What’s hundreds of thousands dead to a Murdoch columnist?

Earlier this week we were reminded of the Australian Foreign Editor Greg Sheridan years ago dismissing the Burmese “dissident” Aung San Suu Kyi.

Sheridan is back at it today (thanks to Scott Burchill):

For nearly 20 years, good hearted Indonesians have been telling the Burmese to study the New Order regime that prevailed in Indonesia under Suharto, especially in the early years after he took power in the mid-60s. The Indonesian army, like the Burmese, believed it was the only institution that could possibly keep the country together. It developed the doctrine of dwifungsi or dual function, to allow the military a direct role in politics as well as security.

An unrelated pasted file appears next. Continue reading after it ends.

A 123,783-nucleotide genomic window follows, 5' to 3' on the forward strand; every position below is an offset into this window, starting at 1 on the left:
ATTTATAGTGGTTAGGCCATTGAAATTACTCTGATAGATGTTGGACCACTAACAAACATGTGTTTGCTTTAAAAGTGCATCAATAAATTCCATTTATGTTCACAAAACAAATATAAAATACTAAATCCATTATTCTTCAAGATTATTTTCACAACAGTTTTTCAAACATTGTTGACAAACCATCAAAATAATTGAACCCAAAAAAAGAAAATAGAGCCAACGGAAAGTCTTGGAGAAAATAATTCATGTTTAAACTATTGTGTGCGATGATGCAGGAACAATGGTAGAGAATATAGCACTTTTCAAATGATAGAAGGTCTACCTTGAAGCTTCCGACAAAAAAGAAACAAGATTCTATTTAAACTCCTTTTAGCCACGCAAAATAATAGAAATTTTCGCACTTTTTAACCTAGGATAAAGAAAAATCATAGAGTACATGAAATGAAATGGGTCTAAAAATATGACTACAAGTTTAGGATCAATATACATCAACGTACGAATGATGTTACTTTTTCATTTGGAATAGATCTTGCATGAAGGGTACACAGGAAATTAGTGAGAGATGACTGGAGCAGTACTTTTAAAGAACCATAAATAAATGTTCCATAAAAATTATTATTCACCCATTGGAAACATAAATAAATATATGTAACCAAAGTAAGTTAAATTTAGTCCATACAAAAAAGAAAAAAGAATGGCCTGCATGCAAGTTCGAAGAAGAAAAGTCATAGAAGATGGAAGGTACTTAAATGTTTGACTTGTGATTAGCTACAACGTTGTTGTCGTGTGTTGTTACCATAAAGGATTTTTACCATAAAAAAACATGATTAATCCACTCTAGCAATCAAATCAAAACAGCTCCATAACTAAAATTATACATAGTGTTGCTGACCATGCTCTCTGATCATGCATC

But at the same time, especially in the early years, Suharto was extremely consultative. He tried to co-opt as many social forces into the New Order as he could and he took expert economic advice from the famous Berkely mafia.

Burchill: This is precisely the period when Suharto’s slaughter of his political opponents, and anyone associated with them, reached its peak. Hundreds of thousands were murdered in one of Asia’s worst bloodbaths. Seems the Burmese junta did just that. Good hearted advice indeed.

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